Holly leaves turning brown

George WeigelAn apparently dead holly that’s regrowing from a cut-off stump. Moral: Don’t give up too quick…

Q: My two holly bushes look like they are dying. The leaves are turning yellow. Is there anything I can do to save them? They are about 5 years old and 3 feet tall.

A: That’s not very promising. If the bushes are yellowing all over, there’s a good chance they’re already dead and are just now losing their color. If that’s the case, the yellow will progress into brown, and then the leaves will fall off.

My first suspicion would be rotted roots. With all the rain we had last year, a lot of plants sat in saturated soil that normally isn’t that wet for that long.

Most plants can take wet soil for a little while. Some can even be submerged for weeks and survive. But others, including most evergreens, are in trouble after just a few days in this root-suffocating situation.

If your holly roots have rotted, there’s really not anything you can do at this point.

Other possibilities are animals such as voles eating the roots (look for missing bark at the base or small golfball-sized holes in the soil nearby) or bug attack (particularly scale, which leave behind white shell-like flecks on the leaves).

Either way, yellowing all over is bad news. But I wouldn’t remove the plants quite yet, though. Sometimes plants pull off a surprise and fight their way back from partial root death. Wait until May and see if new shoots poke out.

If the yellowing is mild and doesn’t progress into brown, there’s an outside chance your plants are suffering from chlorosis. That’s a lack of iron which usually stems from soil that’s too alkaline.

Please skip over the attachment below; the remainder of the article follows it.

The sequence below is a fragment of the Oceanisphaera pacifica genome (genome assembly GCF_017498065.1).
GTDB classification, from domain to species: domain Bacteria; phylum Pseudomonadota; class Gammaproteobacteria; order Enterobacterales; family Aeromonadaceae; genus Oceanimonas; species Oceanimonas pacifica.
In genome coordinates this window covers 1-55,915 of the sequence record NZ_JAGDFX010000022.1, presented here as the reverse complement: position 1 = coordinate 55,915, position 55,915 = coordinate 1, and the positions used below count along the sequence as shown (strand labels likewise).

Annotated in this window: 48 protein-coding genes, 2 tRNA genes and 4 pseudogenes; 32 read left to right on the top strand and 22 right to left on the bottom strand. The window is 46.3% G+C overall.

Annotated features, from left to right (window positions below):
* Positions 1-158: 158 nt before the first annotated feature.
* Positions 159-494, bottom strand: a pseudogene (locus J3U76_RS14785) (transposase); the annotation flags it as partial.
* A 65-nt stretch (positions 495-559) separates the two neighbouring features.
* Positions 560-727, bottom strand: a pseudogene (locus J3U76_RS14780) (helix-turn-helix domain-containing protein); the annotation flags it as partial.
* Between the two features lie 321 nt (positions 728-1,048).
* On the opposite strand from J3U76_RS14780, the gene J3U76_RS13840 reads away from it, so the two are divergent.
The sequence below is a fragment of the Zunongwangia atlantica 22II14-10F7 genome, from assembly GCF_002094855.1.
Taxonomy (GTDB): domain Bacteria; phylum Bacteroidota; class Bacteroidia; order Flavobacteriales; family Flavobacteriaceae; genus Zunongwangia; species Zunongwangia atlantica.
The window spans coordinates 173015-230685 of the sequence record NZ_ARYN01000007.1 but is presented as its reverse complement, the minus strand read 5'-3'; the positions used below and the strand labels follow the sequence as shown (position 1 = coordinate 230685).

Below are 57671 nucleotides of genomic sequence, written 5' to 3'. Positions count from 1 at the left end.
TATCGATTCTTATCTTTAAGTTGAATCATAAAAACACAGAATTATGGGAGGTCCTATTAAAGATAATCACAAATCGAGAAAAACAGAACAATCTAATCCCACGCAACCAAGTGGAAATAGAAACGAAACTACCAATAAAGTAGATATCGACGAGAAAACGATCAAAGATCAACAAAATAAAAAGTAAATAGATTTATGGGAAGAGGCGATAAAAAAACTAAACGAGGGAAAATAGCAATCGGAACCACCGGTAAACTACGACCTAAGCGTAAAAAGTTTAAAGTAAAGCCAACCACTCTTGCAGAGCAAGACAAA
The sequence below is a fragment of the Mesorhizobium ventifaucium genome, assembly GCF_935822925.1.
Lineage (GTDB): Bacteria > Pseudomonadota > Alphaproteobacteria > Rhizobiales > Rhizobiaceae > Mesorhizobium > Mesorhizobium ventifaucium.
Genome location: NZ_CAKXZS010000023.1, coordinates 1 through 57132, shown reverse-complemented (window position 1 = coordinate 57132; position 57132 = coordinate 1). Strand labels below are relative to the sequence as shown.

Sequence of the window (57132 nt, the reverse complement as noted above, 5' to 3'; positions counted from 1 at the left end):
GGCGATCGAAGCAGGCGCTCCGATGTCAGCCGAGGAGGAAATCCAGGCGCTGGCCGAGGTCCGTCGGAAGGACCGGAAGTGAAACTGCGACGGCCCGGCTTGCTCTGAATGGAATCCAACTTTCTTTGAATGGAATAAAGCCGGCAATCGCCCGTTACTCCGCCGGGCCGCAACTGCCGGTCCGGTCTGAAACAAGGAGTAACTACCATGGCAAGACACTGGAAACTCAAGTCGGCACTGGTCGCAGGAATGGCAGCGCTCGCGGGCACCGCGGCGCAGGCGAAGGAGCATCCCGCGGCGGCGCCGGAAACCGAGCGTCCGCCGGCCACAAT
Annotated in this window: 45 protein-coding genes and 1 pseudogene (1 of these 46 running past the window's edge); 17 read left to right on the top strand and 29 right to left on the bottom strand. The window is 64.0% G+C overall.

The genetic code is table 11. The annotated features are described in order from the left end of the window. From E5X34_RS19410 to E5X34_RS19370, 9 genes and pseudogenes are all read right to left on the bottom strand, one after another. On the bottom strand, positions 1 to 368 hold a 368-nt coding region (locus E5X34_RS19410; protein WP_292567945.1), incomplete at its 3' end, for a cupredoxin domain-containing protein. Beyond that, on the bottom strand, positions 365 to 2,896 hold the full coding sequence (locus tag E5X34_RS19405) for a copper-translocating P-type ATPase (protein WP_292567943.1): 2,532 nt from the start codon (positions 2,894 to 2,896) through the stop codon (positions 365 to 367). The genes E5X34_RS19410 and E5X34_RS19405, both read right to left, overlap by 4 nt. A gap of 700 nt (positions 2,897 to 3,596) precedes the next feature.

The fix for that is adding sulfur or sulfur-containing fertilizer to acidify the soil. A soil pH test would confirm that. Some people would tell you to go and apply that just in case, but I figure if the real problem is a dead or dying plant, dumping sulfur is a waste of money. I’d spend $9 on a soil test before investing in a “fix” that really isn’t going to be a fix at all.

One last thing to check… the leaves aren’t just yellowing toward the inside of the plants, are they? In other words, are the leaves at the branch tips still green? If that’s the case, don’t do anything. That would be normal leaf drop — possibly worse this year because of the stress from all of the rain last fall.

Hollies can usually recover from leaf spot.

The leaves of my newly-planted ‘Carissa’ hollies are covered in black spots. What should I do? Will this do long-term damage to my hollies? – Nikki

It sounds like your holly plants have been infected with a fungal disease known as holly leaf spot, sometimes called holly tar spot. It can be caused by several different fungi, but the symptoms are similar: the leaves develop black, brown, or yellow spots. Eventually, the infected leaves fall off the plant, leaving your holly bare and spindly. Leaf spot usually develops during wet spring weather, and the leaves begin dropping throughout the summer and fall.

The good news is, holly leaf spot is rarely fatal, and your bushes will likely recover if you take steps to keep the problem from getting worse. The plant damage comes from the stress of losing leaves, so treatment and prevention focus on protecting new holly leaves so that the plant can recover. Here’s how to go about it.

Treatment and Prevention of Holly Leaf Spot

Follow these steps to treat and prevent fungal leaf spot on holly:

  • Pruning: If your holly is really dense, prune and thin out some branches to increase air circulation and to allow sunlight to penetrate the plant.

  • ‘Carissa’ holly

  • Watering: Water your hollies before noon, so that the leaves have a chance to dry off during the day.